Guidelines and meta-analyses incorporate trial results using criteria for drug trials [1, 2]. Most randomised controlled double-blind intervention trials are designed as drug trials, by comparing intake of verum with placebo. However, when investigating substances present in the body at trial start, such as omega‑3 fatty acid (FA), disregarding baseline and on-trial levels becomes a methodological issue [3, 4]. This is further complicated by the complex bioavailability of lipids. Disregarding issues of bioavailability and substance levels makes such trials and their meta-analyses prone to produce erroneous results, resulting in imperfect guidelines and suboptimal clinical use of the compound.

Using the example of omega‑3 and other FAs, we herein discuss these issues and explain why their levels need to be measured in a standardised manner to better understand their actions and effects and bring their clinical use to fruition.

Omega-3 fatty acids

Intake versus blood levels

Two marine-derived omega‑3 FAs, eicosapentaenoic acid (EPA) and docosahexaenoic acid (DHA), are present in fatty fish and in fish, krill and algae oils. Since human metabolism of plant-derived alpha-linolenic acid (ALA) to EPA is poor and metabolism of EPA to DHA is virtually non-existent, ALA is no substitute for EPA and/or DHA [4]. Moreover, current intakes and circulating levels of EPA and DHA are probably below those on which our species has evolved and, hence, are considered optimal for human health [5, 6]. Many well-respected organisations recommend additional intake of EPA + DHA, with daily doses ranging from 200 to 4000 mg for prevention or improvement of health issues, such as cardiovascular disease or hypertriglyceridaemia, while others dispute these recommendations [1, 3, 7].

However, the bioavailability of EPA + DHA is complex. The inter-individual variability is considerable (a factor 13); concurrent intake of a fatty meal improves bioavailability by a factor of 13 (in comparison to a low-fat meal), and other influences exist [4, 8]. Thus, it is impossible to predict the bioavailability in an individual, which challenges using the same dose in everybody.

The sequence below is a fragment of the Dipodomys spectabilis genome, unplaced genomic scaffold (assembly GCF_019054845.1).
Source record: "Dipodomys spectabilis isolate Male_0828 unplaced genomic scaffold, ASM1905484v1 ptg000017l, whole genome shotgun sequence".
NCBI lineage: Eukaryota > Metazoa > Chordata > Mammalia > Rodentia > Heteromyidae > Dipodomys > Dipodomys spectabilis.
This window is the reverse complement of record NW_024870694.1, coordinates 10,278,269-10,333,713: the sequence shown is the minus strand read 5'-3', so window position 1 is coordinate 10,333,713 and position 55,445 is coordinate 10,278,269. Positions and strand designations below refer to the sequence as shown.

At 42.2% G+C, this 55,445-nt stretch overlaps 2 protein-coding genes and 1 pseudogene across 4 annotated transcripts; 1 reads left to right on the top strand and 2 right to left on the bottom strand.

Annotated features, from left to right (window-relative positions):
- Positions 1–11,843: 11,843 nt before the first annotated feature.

The percentage of EPA + DHA (of total FAs) measured in erythrocytes is the Omega‑3 Index. The biological variability of EPA + DHA levels in erythrocytes is low [4], and EPA + DHA levels in erythrocytes reflect those in every cell thus far studied [4]. Therefore, the Omega‑3 Index represents an individual’s EPA + DHA status.

The Omega‑3 Index is frequently determined as the percentage of EPA + DHA of a total of 26 FAs. The HS-Omega‑3 Index® is a specific analytical procedure that is supported by around 380 publications in international journals [4]. The analytical variability of this standardised and robust method is 4% [4]. It is widely used in Europe—it is identical to the method used in specific laboratories in the USA and Asia—and regularly subjected to rigorous proficiency testing [4]. Analysing the Omega‑3 Index with other methods has yielded different results [4]. Thus, while other methods may produce valid results within a study (internal validity), the standardised method produces results that are comparable with those generated using the same method in a different study (external validity)—a prerequisite for a laboratory parameter in clinical medicine.

Levels of EPA and DHA can also be measured in other sample types or FA compartments. Short-term intake is reflected in the FA of plasma, plasma phospholipids or serum, which are all used in, for example, single-dose bioavailability studies [4, 8]. With regard to clinical endpoints, such as total or cause-specific mortality or onset of type 2 diabetes mellitus, EPA + DHA levels in plasma or serum are less informative, whereas EPA + DHA levels in plasma cholesterol esters, triglycerides or adipose tissue are not informative [9, 10]. The biological variability of EPA + DHA in plasma phospholipids is larger than that in erythrocytes, making the signal-to-noise ratio for EPA + DHA in erythrocytes better than for EPA + DHA in plasma phospholipids [4]. Moreover, no standardised analytical method has been established for FAs in plasma phospholipids [4]. As discussed below, not only EPA and DHA levels but also levels of other erythrocyte FAs correlate with mortality and other health issues, suggesting the need for further research and, again, implementation of a standardised analysis. Taken together, the standardised method for determining the Omega‑3 Index and other erythrocyte FAs boasts a large scientific dataset and other important advantages, and it is therefore recommended for use in research and clinical medicine.

In every population thus far studied, values of the Omega‑3 Index had a statistically normal distribution, but the means varied widely (e.g. Figure 1; [4]). For example, the mean Omega‑3 Index in patients with heart failure with reduced ejection fraction (HFrEF) or major depression is low, while it is in the target range of 8–11% in non-demented octogenarians or healthy Japanese individuals [11,12,13]. With the standardised method, no human being with EPA + DHA < 2% has yet been identified (Fig. 1). Specifically, such low levels have not been found in vegans who do not ingest sources of EPA + DHA, nor in athletes with a high catabolic rate [4, 14]. Thus, human life does not seem possible without a minimum value of the Omega‑3 Index.